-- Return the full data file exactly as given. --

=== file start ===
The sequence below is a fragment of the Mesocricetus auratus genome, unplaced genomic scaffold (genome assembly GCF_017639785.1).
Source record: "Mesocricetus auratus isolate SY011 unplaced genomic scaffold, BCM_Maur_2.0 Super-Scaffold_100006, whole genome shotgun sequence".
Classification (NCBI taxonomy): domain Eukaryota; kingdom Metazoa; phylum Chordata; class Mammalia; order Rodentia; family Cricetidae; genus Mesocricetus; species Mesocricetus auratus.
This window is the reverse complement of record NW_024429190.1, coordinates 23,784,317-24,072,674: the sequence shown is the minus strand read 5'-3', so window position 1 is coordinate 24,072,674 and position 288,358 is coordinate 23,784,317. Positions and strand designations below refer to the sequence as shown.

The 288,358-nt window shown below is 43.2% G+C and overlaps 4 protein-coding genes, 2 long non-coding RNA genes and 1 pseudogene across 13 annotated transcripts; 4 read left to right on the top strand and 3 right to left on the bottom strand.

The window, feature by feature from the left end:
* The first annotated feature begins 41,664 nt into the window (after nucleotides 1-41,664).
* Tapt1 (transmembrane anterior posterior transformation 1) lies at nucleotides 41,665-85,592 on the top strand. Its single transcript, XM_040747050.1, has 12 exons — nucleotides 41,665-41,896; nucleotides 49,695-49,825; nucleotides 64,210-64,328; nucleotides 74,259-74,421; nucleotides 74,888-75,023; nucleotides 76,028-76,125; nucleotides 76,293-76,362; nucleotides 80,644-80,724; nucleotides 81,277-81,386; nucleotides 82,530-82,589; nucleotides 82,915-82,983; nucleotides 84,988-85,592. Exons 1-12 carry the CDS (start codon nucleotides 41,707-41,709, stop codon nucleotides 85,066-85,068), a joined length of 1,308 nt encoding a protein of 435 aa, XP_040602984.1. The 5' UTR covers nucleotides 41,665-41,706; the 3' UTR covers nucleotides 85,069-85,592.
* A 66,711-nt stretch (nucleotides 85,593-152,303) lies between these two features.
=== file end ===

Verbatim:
The sequence below is a fragment of the Mesocricetus auratus genome, unplaced genomic scaffold (genome assembly GCF_017639785.1).
Source record: "Mesocricetus auratus isolate SY011 unplaced genomic scaffold, BCM_Maur_2.0 Super-Scaffold_100006, whole genome shotgun sequence".
Classification (NCBI taxonomy): domain Eukaryota; kingdom Metazoa; phylum Chordata; class Mammalia; order Rodentia; family Cricetidae; genus Mesocricetus; species Mesocricetus auratus.
This window is the reverse complement of record NW_024429190.1, coordinates 23,784,317-24,072,674: the sequence shown is the minus strand read 5'-3', so window position 1 is coordinate 24,072,674 and position 288,358 is coordinate 23,784,317. Positions and strand designations below refer to the sequence as shown.

The 288,358-nt window shown below is 43.2% G+C and overlaps 4 protein-coding genes, 2 long non-coding RNA genes and 1 pseudogene across 13 annotated transcripts; 4 read left to right on the top strand and 3 right to left on the bottom strand.

The window, feature by feature from the left end:
* The first annotated feature begins 41,664 nt into the window (after nucleotides 1-41,664).
* Tapt1 (transmembrane anterior posterior transformation 1) lies at nucleotides 41,665-85,592 on the top strand. Its single transcript, XM_040747050.1, has 12 exons — nucleotides 41,665-41,896; nucleotides 49,695-49,825; nucleotides 64,210-64,328; nucleotides 74,259-74,421; nucleotides 74,888-75,023; nucleotides 76,028-76,125; nucleotides 76,293-76,362; nucleotides 80,644-80,724; nucleotides 81,277-81,386; nucleotides 82,530-82,589; nucleotides 82,915-82,983; nucleotides 84,988-85,592. Exons 1-12 carry the CDS (start codon nucleotides 41,707-41,709, stop codon nucleotides 85,066-85,068), a joined length of 1,308 nt encoding a protein of 435 aa, XP_040602984.1. The 5' UTR covers nucleotides 41,665-41,706; the 3' UTR covers nucleotides 85,069-85,592.
* A 66,711-nt stretch (nucleotides 85,593-152,303) lies between these two features.